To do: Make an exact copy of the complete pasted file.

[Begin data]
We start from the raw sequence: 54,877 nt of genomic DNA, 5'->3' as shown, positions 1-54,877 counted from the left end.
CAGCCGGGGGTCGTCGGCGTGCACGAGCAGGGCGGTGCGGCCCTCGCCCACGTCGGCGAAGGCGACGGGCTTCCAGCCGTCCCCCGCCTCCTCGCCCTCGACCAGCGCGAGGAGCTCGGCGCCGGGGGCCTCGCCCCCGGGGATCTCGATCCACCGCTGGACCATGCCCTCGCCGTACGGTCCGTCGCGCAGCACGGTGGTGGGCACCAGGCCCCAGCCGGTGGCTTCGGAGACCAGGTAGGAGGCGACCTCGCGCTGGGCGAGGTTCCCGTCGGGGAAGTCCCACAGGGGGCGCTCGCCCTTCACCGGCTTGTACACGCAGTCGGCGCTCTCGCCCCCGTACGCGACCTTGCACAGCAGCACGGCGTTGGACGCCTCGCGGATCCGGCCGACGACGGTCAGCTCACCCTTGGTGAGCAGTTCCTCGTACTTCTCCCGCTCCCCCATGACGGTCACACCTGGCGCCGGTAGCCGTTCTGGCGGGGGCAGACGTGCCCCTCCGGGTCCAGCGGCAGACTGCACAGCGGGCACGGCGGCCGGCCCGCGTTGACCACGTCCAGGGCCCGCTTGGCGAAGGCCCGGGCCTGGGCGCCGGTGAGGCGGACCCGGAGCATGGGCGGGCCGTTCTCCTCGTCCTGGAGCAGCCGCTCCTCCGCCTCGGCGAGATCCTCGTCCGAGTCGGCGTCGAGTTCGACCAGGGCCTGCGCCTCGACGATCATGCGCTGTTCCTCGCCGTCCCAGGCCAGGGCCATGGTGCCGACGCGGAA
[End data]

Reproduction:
We start from the raw sequence: 54,877 nt of genomic DNA, 5'->3' as shown, positions 1-54,877 counted from the left end.
CAGCCGGGGGTCGTCGGCGTGCACGAGCAGGGCGGTGCGGCCCTCGCCCACGTCGGCGAAGGCGACGGGCTTCCAGCCGTCCCCCGCCTCCTCGCCCTCGACCAGCGCGAGGAGCTCGGCGCCGGGGGCCTCGCCCCCGGGGATCTCGATCCACCGCTGGACCATGCCCTCGCCGTACGGTCCGTCGCGCAGCACGGTGGTGGGCACCAGGCCCCAGCCGGTGGCTTCGGAGACCAGGTAGGAGGCGACCTCGCGCTGGGCGAGGTTCCCGTCGGGGAAGTCCCACAGGGGGCGCTCGCCCTTCACCGGCTTGTACACGCAGTCGGCGCTCTCGCCCCCGTACGCGACCTTGCACAGCAGCACGGCGTTGGACGCCTCGCGGATCCGGCCGACGACGGTCAGCTCACCCTTGGTGAGCAGTTCCTCGTACTTCTCCCGCTCCCCCATGACGGTCACACCTGGCGCCGGTAGCCGTTCTGGCGGGGGCAGACGTGCCCCTCCGGGTCCAGCGGCAGACTGCACAGCGGGCACGGCGGCCGGCCCGCGTTGACCACGTCCAGGGCCCGCTTGGCGAAGGCCCGGGCCTGGGCGCCGGTGAGGCGGACCCGGAGCATGGGCGGGCCGTTCTCCTCGTCCTGGAGCAGCCGCTCCTCCGCCTCGGCGAGATCCTCGTCCGAGTCGGCGTCGAGTTCGACCAGGGCCTGCGCCTCGACGATCATGCGCTGTTCCTCGCCGTCCCAGGCCAGGGCCATGGTGCCGACGCGGAA